The full clinical study reports of drugs that have been authorized for use in patients should be made publicly available in order to allow independent re-analysis of the benefits and risks of such drugs, according to leading international experts who base their assertions on their experience with Tamiflu (oseltamivir). Tamiflu is classed by the World Health Organization as an essential drug and many countries have stockpiled the anti-influenza drug at great expense to taxpayers. But a recent Cochrane review on Tamiflu has shown that even more than ten thousand pages of regulatory evidence were not sufficient to clarify major discrepancies regarding the effects and mode of action of the drug. Writing in this week’s PLoS Medicine, Peter Doshi from Johns Hopkins University School of Medicine in Baltimore, USA, Tom Jefferson from the Cochrane Collaboration in Rome, Italy, and Chris Del Mar from Bond University in the Gold Coast, Australia say that there are strong ethical arguments for ensuring that all clinical study reports are publicly accessible. In the course of trying to get hold of the regulatory evidence, the authors received several explanations from Roche as to why it would not share its data. By publishing that correspondence and comment, the authors assert that experiments on humans should be made available, all the more so given the international public health nature of the drug.
They argue: “It is the public who take and pay for approved drugs, and therefore the public should have access to complete information about those drugs. We should also not lose sight of the fact that clinical trials are experiments conducted on humans that carry an assumption of contributing to medical knowledge. Non-disclosure of complete trial results undermines the philanthropy of human participants and sets back the pursuit of knowledge.” However, according to the authors, industry and regulators have historically treated clinical study reports as confidential documents, impeding additional scrutiny by independent researchers. Using the example of Tamiflu, in which drug companies, drug regulators, and public health bodies such as the World Health Organization and the Center for Disease Control have made discrepant claims about its clinical effects, the authors argue that critical analysis by an independent group such as a Cochrane review group is essential. By recounting the details of an extended correspondence with Tamiflu’s manufacturer Roche, the authors argue that the company provided no convincing reasons to refuse providing access to clinical study reports.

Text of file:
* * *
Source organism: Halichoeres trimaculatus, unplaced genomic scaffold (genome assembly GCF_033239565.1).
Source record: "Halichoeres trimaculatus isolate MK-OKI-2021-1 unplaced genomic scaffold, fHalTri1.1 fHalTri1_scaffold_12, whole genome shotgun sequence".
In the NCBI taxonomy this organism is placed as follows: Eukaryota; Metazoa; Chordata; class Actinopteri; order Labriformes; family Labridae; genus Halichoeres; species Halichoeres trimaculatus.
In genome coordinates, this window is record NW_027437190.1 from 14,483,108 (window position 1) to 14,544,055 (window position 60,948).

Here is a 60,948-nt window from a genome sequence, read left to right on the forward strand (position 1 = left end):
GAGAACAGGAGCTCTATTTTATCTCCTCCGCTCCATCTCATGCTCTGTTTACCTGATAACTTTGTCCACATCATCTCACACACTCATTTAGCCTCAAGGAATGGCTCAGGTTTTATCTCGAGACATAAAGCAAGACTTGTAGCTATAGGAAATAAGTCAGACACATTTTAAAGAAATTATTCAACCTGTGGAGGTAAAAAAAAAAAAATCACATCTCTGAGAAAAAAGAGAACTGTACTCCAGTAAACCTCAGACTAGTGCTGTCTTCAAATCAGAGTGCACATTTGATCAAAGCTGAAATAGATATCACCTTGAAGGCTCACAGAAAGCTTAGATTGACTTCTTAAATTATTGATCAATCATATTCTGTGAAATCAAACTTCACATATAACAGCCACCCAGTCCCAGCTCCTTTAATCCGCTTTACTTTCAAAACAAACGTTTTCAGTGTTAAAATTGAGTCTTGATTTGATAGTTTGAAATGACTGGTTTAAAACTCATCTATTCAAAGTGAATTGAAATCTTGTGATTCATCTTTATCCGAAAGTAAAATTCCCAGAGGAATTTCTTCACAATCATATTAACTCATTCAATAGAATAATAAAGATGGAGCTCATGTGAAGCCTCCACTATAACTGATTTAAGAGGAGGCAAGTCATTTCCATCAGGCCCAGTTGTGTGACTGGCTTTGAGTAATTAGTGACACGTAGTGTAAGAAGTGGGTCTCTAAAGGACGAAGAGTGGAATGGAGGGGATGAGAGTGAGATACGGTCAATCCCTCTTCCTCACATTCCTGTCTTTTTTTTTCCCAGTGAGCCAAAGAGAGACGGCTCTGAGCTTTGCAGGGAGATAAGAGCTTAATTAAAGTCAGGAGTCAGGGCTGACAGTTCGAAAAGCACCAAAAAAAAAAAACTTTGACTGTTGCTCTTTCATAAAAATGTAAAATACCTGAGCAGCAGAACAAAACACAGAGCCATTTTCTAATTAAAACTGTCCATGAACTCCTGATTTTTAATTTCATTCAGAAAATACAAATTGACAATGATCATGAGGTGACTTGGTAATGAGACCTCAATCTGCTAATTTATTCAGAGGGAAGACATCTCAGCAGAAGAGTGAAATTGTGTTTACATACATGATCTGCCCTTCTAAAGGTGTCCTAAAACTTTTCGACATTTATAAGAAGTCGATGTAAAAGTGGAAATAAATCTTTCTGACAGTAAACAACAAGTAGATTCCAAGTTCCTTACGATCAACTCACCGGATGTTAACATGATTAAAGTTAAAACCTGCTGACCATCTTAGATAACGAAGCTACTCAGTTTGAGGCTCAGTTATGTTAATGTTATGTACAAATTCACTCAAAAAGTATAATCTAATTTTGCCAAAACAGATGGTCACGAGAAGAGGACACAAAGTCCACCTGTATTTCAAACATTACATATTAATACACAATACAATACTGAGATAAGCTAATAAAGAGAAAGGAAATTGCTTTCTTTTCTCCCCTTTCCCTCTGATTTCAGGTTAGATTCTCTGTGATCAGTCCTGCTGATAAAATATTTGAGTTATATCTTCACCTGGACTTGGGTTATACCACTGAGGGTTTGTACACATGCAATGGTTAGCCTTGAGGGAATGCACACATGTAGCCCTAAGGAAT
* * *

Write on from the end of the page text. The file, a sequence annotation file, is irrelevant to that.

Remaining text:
The authors challenge industry to either provide open access to clinical study reports or publically defend their current position of randomized controlled trial data secrecy. They say: “we hope the debate may soon shift from one of whether to release regulatory data to the specifics of doing so. But until these policies go into effect — and perhaps even after they do — most drugs on the market will remain those approved in an era in which regulators protected industry’s data.” In a Perspective article accompanying a new analysis by Peter Doshi and colleagues in PLoS Medicine that recommended full clinical study reports of authorized drugs be made publicly available in order to allow independent re-analysis of the benefits and risks of such drugs, four drug regulators (representing the European Medicines Agency, the French Agence Française de Sécurité Sanitaire des Produits de Santé, the UK’s Medicines and Healthcare products Regulatory Agency, and the Medicines Evaluation Board in The Netherlands) respond. The four regulators say: “We consider it neither desirable nor realistic to maintain the status quo of limited availability of regulatory trials data,” and suggest what they call a “three pronged approach,” which includes establishing rules of engagement to follow the principle of maximum transparency whilst respecting the need to guarantee data privacy and to avert the potential for misuse. The regulators say: “We welcome debate on these issues, and remain confident that satisfactory solutions can be found to make complete trial data available in a way that will be in the best interest of public health.” However, they also lay out arguments for why trial data should not be open for all: personal data protection; non-financial competing interests; and the risks of competition. They conclude: “We welcome debate on these issues, and remain confident that satisfactory solutions can be found to make complete trial data available in a way that will be in the best interest of public health.”
May 1, 2012
Original web page at Science Daily